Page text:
7 Crucial Google Analytics Stats You Can't Afford to Ignore

7 Crucial Google Analytics Stats You Can't Afford to Ignore

Google Analytics is a powerhouse when it comes to web analytics platforms. With it, we can report on just about any variable that our clients are interested in, and best of all, it's completely free. Of course, there's a lot to Google Analytics that, if you're a first time user, can seem a bit intimidating. So while it's possible to measure a wide range of variables, there are really only seven that could be considered crucial. These are the seven Google Analytics stats we always look at, and you should too.

1. Conversions

Conversions, otherwise known as "goals" in Google Analytics (GA) speak, are the (hopefully) money making events that happen on your website. This could be anything from a contact form submission, to a phone call or someone visiting a high value page. Goals are simple to configure, and it's important to see how they change over time.

2. Total traffic

Your site's traffic report is one of the first stats that your greeted with upon log-in. This report shows how your site's traffic has fluctuated over a 30 day time period. While it's nice to see your traffic increasing month over month, it's not always the best way to approach the information. Your overall traffic is comprised of three primary components - referrals (traffic coming from other websites), search engines (organic and paid search), and direct traffic (those users who navigate directly to your website). So, for example, a decline in traffic one month could be due to an ending offline marketing push, resulting in less direct traffic. Or, if your search engine traffic has decreased, it could be symptomatic of SEO or PPC issues. Digging a little deeper into your total traffic report can help you get a better understanding about your site's traffic.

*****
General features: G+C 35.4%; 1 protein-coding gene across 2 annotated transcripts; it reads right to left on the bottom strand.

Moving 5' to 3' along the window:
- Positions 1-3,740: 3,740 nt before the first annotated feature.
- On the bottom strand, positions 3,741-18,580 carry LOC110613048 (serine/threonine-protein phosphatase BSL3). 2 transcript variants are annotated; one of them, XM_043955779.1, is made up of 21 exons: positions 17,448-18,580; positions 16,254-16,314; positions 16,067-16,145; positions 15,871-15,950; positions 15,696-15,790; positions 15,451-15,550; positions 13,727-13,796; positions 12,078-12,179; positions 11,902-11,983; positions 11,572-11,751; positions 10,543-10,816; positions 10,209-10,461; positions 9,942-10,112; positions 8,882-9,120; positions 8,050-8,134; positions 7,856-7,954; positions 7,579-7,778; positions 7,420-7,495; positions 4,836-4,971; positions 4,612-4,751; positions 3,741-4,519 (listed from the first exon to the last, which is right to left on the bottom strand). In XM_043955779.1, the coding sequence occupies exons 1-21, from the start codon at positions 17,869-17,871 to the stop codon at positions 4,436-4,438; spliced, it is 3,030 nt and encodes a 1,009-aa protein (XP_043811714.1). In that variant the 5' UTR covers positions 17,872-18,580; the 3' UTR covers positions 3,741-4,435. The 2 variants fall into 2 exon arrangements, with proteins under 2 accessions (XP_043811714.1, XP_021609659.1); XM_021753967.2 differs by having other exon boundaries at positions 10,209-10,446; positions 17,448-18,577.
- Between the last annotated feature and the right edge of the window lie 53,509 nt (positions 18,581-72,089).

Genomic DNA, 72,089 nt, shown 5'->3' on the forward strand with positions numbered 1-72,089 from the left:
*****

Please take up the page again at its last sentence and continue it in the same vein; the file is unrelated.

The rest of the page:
3. Referrals

Referrals track the volume of traffic coming from third party websites, as well as which websites are sending you that traffic. If you're conducting a link building or a blogger outreach, this can be a good statistic to track. Tracking third party traffic referrals can also give you a good indication as to who's naturally linking to your content.

4. Branded & Non-branded Keyword Referrals

When we work on SEO campaigns with our clients, one of our primary goals is to increase the volume of non-branded organic keyword referrals. Non-branded keyword referrals involve keywords that are not related to the clients brand name or product names. For example, instead of driving traffic for the branded keyword term LevelTen Interactive, we would focus on the non-branded term, website design company. Non-branded keyword terms are often harder to obtain then their branded counterparts.

5. Time on site

Are people engaging with your content? While not a perfect metric, (if your site specializes in the speedy acquisition of information, a lower time on site might be good) in general it's good to see the time spent on site metric increase over time. When assessing a client's time on site statistic, depending on the type of site I generally like to see anything over a minute or two. Less, and I assume the site's content either isn't engaging enough, or we're not targeting the right set of users.

6. Pageviews

Much like the time on site metric, it's good to see your users visiting a lot of different pages on your site. If users are spending time on your site and viewing multiple pages per visit, it probably means you've got engaging and relevant content. Hopefully this is also leading to more conversions, too. That said, like time on site, it's not a perfect statistic. Your site could be a single page scroller, or a series of single page landing pages for a PPC campaign. Point is - take this statistic (and others) with a grain of salt depending on the site.

7. Hostnames

The Hostnames metric is an essential stat early on in your SEO campaign, and at periodic points throughout. The Hostnames stat will tell you the domain people used to access your website. This can be useful when trying to correct canonical issues (such as using the www vs. non-www versions of your domain) or, if you use multiple URLs with (or without) proper redirects. Photo Credit